The Seldom-Discussed Flip-Side of Becoming
I have spent hours talking and writing and pondering the concept of how Who We Really Are impacts our business, and how the process of aligning THAT with each and every thing that we DO is what makes our success all the sweeter.
But here’s something I haven’t talked about before, and really feel like I need to: We’ve never talked about Who You Really Are NOT…and how sometimes, grieving the loss of that can be profound.
When I was 19, I went off to Western University to pursue my degree. What I didn’t realize at the time was that I was really in pursuit of my Self.
I met Karen — a vegan, “hippie-type” who had backpacked across Kenya and traveled to Peru and smoked god-knows-what in the jungles of Borneo with who-knows-who. She smelled of patchouli and FREEDOM and I was mesmerized.
Within minutes, I became a vegetarian (I mean, why not, right?!?) and started shopping for soy milk and couscous at the co-op with Karen. I bought incense and mala beads, and started doing yoga and talking about what it would be like to build houses in Africa.
I was leaning deeply into what it would Be Like if I were Like Karen. As I sipped my chamomile tea from my pottery mug and swirled my fairy-bell anklet around in some form of enchanted rhythm, I felt alive with the possibility of FREEDOM for the first time in my life.
But then, (you knew there would be a “but,” right?) I met someone else: A Boy. A Boy who came from the world of private schools and fast cars, nice jackets, and a Prof for a dad. This boy represented — at face value — the exact opposite of what Karen represented to me, and, as kids often do, he decided to rebel completely from the life he had lived and run off in a VW van to British Columbia and live in a commune in the woods smoking pot and making wood carvings.
And despite my desire for the FREEDOM that Karen represented, and the FREEDOM that was being offered to me through my connection to This Boy, I couldn’t go.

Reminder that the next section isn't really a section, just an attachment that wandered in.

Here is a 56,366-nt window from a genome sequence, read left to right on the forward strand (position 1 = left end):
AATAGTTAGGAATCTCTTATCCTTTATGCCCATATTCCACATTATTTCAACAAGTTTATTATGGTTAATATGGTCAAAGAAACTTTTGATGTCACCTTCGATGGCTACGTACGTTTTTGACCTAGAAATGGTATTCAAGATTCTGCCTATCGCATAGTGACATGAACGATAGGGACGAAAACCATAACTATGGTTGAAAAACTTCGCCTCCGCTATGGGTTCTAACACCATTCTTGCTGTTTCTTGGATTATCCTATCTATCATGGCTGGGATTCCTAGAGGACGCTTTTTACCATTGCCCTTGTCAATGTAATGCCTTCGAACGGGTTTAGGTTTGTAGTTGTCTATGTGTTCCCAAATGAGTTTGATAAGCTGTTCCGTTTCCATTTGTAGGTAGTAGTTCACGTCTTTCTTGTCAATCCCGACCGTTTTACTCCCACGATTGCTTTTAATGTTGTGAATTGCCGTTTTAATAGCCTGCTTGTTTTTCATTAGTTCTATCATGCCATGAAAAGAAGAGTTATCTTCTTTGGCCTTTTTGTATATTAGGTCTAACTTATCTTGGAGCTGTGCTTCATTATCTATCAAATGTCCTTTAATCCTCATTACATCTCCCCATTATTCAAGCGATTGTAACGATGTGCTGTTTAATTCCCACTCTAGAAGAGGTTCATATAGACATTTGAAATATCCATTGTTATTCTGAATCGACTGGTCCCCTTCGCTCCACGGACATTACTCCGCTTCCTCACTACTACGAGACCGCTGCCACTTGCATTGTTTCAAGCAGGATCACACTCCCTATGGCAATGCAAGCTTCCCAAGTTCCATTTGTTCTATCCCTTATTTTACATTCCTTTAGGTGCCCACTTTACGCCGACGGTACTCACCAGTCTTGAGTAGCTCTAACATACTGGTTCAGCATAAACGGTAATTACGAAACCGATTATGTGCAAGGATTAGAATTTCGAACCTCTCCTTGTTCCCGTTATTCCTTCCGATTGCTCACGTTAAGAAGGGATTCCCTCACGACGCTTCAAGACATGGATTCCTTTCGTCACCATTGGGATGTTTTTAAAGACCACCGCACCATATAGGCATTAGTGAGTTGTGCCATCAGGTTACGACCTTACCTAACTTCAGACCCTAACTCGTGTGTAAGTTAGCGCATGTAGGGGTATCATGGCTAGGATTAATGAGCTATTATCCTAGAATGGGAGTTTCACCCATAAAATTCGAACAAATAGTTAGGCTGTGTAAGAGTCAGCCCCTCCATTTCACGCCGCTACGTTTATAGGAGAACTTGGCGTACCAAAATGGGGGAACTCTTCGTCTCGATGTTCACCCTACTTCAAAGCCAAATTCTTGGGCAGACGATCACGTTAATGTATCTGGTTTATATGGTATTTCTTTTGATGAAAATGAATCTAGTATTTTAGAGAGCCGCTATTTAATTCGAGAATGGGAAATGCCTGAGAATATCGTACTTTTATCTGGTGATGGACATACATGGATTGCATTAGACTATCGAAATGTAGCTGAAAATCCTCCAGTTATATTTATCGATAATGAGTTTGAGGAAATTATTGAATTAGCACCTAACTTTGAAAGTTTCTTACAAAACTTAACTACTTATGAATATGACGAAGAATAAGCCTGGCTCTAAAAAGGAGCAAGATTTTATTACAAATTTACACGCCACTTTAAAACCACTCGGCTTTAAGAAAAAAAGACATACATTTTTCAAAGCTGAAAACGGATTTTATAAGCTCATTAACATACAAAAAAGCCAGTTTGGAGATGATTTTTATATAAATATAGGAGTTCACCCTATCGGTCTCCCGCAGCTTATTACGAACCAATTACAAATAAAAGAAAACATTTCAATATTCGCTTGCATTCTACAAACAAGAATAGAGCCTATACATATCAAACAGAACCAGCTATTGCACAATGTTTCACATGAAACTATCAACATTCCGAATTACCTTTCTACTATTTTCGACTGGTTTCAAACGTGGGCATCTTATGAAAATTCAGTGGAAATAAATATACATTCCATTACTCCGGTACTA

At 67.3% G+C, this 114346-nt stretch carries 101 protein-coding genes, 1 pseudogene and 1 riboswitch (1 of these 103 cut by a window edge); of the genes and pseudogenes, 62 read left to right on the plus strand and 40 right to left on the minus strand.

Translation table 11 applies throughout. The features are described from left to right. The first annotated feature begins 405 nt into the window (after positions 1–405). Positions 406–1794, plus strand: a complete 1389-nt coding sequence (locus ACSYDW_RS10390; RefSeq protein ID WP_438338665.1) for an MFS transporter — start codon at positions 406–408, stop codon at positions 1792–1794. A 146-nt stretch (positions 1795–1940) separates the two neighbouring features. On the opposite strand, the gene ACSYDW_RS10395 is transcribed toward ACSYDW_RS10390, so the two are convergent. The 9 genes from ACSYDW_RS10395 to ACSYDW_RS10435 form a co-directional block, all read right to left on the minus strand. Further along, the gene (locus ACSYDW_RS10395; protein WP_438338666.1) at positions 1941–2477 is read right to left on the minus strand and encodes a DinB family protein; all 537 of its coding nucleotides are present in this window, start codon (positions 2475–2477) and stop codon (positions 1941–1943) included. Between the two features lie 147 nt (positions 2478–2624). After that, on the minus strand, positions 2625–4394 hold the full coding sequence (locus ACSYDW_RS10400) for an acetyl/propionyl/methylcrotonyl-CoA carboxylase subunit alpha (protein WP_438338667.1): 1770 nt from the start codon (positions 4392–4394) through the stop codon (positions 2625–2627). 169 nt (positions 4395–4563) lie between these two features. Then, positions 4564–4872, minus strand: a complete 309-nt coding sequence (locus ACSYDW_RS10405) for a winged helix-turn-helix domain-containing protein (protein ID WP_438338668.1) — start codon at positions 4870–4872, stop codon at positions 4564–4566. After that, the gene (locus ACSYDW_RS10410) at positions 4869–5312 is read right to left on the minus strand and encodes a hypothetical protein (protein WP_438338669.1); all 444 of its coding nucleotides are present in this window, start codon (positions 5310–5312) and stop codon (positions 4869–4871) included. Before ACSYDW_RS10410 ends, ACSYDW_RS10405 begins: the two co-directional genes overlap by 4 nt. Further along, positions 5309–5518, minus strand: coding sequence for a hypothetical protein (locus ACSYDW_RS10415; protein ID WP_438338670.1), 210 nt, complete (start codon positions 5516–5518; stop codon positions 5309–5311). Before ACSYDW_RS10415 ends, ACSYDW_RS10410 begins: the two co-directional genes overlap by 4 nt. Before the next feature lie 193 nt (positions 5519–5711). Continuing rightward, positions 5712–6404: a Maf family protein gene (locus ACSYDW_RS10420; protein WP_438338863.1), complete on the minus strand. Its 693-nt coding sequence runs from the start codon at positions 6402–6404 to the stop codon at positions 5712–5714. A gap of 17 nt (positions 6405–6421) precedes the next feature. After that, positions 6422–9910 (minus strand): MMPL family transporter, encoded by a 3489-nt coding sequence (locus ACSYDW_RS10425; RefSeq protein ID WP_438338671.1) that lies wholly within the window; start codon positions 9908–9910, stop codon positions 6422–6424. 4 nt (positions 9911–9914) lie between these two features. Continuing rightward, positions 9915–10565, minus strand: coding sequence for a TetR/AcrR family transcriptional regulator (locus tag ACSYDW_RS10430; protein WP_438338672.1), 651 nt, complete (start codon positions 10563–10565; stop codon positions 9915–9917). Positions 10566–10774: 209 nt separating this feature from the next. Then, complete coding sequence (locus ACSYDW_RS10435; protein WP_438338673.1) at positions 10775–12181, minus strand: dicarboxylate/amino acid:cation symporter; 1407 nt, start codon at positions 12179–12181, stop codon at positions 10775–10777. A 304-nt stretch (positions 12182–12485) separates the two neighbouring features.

Turns out, I wasn’t the free-wheeling VW van type after all.
And boy, did I grieve.
You see, I wanted to be That Kind of Person because I admired Karen and That Boy, and longed to sleep under the stars and wake up each day never knowing where we would get to next. Part of me yearned for it…but in the end, I discovered, it wasn’t exactly Who I Really Was.
And I had to let it go.
I have repeated this pattern several times in my adult life, trying on lifestyles to see how they “fit,” letting go of the pieces that didn’t and embracing those that did.
I have become, in this way, a bit of a patchwork quilt: One part radical freedom (travel feeds my soul), one part home-body (I love to leave, but adore coming back home again), one part mom (my kids are pretty cool), one part fancy-free (did you say Spa Day?!?), one part Miss Manners (someone once called me “proper!”), one part longshoreman (have you heard me cuss?!?), and one part driven-as-all-hell, and one part kinda cat-like in my laziness.
But it hasn’t always been easy to let go of the things that are NOT Who I Really Am. I still smile fondly at the scent of patchouli, and sometimes catch myself wishing I were the one on the back of That Boy’s motorcycle as he traverses the planet.
And sometimes, I grieve that (perceived) loss.
I’ve seen this in my clients, too, when it comes to their businesses. Letting Go of the clients that they once served, but no longer desire to do so…releasing the office spaces or things that no longer serve them…and sometimes even retiring websites and programs that no longer speak to them, much less their clients.
And they, too, grieve.
As we grow, as we evolve, we are called to let go of that which no longer serves — people, places, and things. We shed layers of Who We Are NOT as we whittle away to our own Core; each release, each Letting Go, another step in revealing Who We Really Are.
And as we watch those wood shavings hit the ground, we may look upon them with a bittersweet smile.
That is Who We Thought We Were…and odds are, we may have kinda liked it…or parts of it at least. And now it is gone, and with that, we experience loss.
It is my hope, however, that, as you grow and evolve, you’ll not only like but LOVE the You that you discover as you whittle away to your own Core. And I hope that as you do so, your business grows and evolves to match YOU in delightful ways you could never quite have imagined before. For this is our Purpose, our True Life’s Work, and it is magnificent indeed.